>   By Tony Ahern
   It's usually not wise to comment on ongoing criminal cases. Often, one side of the case or the other -- the accused or the accusers -- will loudly, proudly and publicly state their case, while the other side chooses to quietly let the process play out. The loudest, and often even the initially most logical, side isn't always right in the end.
   But please, somebody tell me there is more to the charges levied against Culver police officer Kecia Powell than her $30-some charge on the city credit card to re-ignite her cellular phone.
   Apparently she was at a conference in January, on business, when her phone died. When she contacted the phone company, they said she had to pay thirty-some bucks to get it working again. So Powell used the city's credit card that was issued to her.
   On his own, without Culver City Council official direction, the man hired to train Powell initiated an investigation into her actions of using the city's credit card, the results of which he turned over to the city of Madras Police Department, which passed it over to the Jefferson County district attorney, which presented it to the grand jury, which issued the indictment.
   At each level, the "crime" was deemed significant enough to move forward, and the indictment of first-degree official misconduct and second-degree attempted theft was levied against Powell.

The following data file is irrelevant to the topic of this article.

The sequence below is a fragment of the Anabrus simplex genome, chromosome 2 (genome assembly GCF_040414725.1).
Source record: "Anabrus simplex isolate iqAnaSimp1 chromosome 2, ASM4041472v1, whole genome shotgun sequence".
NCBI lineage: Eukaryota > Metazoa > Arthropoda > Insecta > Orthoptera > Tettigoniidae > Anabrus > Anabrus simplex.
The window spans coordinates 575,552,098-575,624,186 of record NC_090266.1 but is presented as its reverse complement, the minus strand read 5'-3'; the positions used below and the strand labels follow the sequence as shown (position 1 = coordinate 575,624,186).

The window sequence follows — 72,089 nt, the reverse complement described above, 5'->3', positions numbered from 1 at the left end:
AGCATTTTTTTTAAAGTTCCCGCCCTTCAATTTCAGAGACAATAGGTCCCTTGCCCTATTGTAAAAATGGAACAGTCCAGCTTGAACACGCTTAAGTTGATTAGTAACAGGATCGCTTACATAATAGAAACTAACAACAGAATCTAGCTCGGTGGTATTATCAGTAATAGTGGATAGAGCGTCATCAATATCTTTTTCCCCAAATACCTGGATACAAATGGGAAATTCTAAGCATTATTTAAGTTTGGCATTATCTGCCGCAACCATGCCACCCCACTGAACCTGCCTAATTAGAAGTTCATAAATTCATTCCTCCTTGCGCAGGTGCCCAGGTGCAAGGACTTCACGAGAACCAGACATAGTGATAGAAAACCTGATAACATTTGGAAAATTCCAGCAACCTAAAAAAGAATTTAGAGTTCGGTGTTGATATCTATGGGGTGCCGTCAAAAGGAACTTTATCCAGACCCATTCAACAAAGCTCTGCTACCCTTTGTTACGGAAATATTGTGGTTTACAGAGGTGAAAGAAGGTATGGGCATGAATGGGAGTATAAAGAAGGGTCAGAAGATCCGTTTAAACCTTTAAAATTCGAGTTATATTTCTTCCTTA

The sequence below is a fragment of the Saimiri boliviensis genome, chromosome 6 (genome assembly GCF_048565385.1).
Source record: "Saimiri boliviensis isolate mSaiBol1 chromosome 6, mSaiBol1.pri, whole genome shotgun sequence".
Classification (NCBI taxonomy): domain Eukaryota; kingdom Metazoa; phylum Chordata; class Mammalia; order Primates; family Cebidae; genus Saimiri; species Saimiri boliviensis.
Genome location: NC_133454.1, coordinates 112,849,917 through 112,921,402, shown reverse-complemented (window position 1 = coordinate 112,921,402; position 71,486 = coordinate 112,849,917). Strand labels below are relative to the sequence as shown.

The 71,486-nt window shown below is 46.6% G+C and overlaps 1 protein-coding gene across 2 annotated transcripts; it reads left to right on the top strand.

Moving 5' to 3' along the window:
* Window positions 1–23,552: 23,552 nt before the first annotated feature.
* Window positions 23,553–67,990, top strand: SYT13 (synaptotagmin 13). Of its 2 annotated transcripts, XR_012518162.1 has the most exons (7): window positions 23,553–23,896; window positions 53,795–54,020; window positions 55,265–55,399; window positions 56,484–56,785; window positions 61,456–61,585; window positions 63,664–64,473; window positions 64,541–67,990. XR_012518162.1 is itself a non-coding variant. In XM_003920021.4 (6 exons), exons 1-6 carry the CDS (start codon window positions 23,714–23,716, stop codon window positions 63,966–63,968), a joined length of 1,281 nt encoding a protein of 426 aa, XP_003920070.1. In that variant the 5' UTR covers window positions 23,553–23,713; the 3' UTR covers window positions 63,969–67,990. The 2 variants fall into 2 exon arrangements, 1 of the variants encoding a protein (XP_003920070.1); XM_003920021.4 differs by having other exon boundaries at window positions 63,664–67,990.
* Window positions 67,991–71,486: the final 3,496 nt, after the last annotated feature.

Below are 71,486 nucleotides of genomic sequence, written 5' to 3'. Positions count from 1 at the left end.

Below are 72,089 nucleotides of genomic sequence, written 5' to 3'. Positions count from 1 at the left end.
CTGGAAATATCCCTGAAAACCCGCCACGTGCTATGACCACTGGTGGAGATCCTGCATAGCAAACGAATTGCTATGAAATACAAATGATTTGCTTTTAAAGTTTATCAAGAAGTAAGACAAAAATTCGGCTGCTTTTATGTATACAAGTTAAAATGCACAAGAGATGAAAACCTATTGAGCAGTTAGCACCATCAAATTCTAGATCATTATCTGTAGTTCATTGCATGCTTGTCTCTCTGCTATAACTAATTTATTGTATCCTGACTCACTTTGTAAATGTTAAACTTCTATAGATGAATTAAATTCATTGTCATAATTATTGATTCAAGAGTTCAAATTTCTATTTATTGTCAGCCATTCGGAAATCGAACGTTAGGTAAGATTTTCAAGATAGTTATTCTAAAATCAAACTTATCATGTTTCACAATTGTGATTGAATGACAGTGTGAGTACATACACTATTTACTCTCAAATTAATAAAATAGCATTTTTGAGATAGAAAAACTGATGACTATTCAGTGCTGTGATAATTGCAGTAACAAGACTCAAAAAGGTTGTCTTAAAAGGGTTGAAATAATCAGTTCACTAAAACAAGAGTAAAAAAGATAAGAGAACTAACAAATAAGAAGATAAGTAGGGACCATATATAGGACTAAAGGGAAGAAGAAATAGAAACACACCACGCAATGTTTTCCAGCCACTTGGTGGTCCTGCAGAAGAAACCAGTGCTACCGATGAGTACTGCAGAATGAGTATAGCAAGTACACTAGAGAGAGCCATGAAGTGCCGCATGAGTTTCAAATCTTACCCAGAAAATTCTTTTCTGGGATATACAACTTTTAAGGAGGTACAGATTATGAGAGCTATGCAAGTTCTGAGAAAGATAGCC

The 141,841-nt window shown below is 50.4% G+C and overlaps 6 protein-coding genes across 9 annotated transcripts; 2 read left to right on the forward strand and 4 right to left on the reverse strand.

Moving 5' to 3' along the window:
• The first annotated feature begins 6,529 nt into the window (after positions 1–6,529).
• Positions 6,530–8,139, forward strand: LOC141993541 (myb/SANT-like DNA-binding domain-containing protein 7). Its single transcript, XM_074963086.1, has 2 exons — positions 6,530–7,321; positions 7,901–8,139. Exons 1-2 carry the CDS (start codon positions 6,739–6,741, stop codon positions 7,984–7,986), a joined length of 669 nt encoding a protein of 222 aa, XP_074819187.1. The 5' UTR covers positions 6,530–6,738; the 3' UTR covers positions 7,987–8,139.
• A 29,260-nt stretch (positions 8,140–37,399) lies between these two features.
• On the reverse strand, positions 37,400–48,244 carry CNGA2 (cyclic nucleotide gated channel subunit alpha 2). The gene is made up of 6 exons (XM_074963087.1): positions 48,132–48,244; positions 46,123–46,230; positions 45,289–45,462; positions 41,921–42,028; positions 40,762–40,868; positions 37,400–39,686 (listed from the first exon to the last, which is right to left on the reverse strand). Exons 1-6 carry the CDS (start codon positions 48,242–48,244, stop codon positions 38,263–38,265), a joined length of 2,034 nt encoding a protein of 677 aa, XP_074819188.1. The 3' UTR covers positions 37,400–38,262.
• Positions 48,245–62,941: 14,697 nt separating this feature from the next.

The charges are serious, career-wrecking considering they're made against a police officer. They helped prompt a Culver city councilman to resign in disgust on how the issue was handled, or over-handled.
   So, please, tell me there is more to this than Officer Powell using the city credit card to make her cell phone work, a cell phone she is re-imbursed by the city to use, a phone which needs to be operable in order for her to do the job Culver hired her to do. Why was she given a credit card in the first place? For emergencies? Wasn't the fact that her cell phone didn't work somewhat of an emergency?
   Powell on March 25 pleaded not guilty to the charges levied against her. She has retained an attorney, likely not just to protect her against these charges but potentially to pursue legal action of her own.
   These are the questions of someone far outside the city of Culver's knowledge circle and that of the investigation, law enforcement and prosecution. There may very well be a lot more to this story than was made public.
   If not, then this is much ado about not very much.
   Congratulations to Kathie Olson for her great contribution to local history, her recently completed book Pages of the Past, the History of the Jefferson County Library.
   Olson spent seven years researching the project, plenty of hours amidst the dust bunnies of the backshop of the former Pioneer building thumbing through old volumes. The project was a labor of love for Olson, a former children's librarian and longtime library board and foundation member, and the love shows in the quality.
   While the book provides a great history of the library, complete with historic and more recent photos, it also a tremendous contribution to our community's historic resources in general.
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